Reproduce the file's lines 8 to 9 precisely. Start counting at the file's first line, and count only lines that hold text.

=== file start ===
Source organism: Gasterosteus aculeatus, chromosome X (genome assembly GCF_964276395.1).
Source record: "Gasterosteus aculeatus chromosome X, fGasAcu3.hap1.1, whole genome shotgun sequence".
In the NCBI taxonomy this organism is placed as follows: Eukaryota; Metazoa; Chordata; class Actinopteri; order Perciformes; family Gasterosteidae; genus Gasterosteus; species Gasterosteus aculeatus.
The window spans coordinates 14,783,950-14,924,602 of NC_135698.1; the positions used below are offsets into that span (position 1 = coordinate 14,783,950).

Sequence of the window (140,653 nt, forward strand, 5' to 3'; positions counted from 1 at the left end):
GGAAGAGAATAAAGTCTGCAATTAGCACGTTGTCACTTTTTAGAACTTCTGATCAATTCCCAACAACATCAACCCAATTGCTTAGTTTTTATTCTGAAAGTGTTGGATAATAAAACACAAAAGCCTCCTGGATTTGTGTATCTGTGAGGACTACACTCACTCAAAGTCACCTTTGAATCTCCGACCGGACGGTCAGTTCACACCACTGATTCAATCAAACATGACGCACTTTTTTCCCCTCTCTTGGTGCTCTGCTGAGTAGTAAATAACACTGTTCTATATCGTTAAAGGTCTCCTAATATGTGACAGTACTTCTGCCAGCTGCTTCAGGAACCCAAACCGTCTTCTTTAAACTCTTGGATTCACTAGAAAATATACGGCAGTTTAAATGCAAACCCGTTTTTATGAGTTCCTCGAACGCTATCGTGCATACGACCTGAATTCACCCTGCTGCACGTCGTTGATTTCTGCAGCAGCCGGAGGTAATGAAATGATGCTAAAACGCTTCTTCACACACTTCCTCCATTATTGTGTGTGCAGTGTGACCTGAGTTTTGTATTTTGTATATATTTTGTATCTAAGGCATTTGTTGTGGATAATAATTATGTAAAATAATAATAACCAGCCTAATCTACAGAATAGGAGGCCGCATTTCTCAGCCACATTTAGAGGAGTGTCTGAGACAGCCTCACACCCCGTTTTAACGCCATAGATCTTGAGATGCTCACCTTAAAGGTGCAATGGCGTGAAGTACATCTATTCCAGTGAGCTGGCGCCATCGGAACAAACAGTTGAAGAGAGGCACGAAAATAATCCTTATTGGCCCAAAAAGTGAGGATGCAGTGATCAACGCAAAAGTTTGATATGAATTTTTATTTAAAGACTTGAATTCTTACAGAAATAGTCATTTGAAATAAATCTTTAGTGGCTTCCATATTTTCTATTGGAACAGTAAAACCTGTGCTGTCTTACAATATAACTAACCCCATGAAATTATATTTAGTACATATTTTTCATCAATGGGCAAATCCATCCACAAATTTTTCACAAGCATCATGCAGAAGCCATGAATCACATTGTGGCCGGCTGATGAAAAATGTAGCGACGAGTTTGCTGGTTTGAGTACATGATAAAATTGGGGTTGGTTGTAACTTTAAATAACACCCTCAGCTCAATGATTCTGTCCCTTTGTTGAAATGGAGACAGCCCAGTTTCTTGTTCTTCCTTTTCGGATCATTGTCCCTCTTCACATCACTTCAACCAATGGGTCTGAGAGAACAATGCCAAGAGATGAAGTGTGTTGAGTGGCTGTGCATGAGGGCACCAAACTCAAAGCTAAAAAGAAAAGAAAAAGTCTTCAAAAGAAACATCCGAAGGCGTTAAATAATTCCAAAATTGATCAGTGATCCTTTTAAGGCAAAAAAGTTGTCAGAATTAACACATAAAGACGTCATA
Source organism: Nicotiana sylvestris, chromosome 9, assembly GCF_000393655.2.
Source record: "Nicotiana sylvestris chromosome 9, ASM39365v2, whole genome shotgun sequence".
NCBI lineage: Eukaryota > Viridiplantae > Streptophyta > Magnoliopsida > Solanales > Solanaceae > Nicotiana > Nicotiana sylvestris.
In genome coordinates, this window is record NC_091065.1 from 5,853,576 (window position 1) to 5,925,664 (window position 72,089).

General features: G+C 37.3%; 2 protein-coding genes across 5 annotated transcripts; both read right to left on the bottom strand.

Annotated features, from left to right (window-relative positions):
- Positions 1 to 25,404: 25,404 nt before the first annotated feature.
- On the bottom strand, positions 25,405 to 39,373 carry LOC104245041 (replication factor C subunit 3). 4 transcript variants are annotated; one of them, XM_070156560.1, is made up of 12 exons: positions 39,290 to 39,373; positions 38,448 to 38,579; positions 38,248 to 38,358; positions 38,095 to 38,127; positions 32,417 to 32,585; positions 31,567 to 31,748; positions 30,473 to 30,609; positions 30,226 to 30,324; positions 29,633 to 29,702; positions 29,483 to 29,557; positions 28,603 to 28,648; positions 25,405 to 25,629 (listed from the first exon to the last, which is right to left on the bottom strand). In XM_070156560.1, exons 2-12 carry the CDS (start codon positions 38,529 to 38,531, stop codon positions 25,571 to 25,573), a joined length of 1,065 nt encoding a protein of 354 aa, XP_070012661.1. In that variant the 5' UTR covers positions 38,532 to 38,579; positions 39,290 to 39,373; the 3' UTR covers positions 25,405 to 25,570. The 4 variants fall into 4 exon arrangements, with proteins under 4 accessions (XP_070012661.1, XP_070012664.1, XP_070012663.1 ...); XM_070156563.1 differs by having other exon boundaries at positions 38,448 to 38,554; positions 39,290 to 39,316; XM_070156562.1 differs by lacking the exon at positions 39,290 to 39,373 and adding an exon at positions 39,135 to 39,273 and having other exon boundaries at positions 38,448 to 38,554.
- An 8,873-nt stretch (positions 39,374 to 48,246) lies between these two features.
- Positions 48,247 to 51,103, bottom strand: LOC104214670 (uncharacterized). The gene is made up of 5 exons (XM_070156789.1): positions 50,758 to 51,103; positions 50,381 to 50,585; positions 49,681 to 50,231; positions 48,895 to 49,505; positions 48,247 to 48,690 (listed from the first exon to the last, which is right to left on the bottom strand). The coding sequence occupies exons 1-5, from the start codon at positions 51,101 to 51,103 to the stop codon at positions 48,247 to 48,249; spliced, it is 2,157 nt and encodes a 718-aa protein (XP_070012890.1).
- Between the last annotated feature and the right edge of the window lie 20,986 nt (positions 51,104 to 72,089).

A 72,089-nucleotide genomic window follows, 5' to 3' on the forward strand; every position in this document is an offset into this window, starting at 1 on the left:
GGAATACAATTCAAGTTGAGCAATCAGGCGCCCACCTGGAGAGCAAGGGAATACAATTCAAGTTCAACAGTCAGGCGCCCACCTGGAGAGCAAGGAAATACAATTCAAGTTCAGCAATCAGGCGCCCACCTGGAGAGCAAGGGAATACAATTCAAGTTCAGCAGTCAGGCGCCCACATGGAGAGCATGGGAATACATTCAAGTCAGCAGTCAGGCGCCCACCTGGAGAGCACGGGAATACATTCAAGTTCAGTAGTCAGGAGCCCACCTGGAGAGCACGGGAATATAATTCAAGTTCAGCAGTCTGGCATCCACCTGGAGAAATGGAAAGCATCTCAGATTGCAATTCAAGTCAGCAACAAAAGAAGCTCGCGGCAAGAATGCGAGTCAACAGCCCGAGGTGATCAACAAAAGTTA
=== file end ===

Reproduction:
Source record: "Nicotiana sylvestris chromosome 9, ASM39365v2, whole genome shotgun sequence".
NCBI lineage: Eukaryota > Viridiplantae > Streptophyta > Magnoliopsida > Solanales > Solanaceae > Nicotiana > Nicotiana sylvestris.